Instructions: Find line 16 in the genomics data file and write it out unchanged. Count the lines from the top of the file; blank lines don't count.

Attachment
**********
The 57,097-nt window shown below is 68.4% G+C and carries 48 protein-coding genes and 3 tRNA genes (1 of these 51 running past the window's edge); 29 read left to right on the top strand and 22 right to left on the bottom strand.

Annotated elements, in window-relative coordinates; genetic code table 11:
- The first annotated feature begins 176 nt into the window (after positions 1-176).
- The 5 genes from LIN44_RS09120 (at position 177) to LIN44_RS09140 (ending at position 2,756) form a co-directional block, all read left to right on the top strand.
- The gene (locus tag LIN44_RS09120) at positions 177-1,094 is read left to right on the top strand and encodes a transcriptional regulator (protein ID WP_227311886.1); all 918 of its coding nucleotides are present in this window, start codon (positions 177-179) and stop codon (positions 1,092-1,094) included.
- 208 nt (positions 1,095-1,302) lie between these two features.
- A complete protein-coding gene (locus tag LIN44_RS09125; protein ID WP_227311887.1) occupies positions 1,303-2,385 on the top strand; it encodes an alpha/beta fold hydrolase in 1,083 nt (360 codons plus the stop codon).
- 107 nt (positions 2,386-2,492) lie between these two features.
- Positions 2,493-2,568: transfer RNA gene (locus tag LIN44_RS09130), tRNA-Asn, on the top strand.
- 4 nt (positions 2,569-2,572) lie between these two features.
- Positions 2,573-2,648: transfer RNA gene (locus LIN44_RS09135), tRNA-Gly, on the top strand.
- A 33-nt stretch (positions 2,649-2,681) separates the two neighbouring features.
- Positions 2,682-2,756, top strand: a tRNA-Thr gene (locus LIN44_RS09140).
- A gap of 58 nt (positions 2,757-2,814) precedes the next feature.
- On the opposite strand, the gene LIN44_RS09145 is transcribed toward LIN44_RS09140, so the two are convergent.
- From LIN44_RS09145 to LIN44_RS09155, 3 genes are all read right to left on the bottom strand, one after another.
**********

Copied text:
- From LIN44_RS09145 to LIN44_RS09155, 3 genes are all read right to left on the bottom strand, one after another.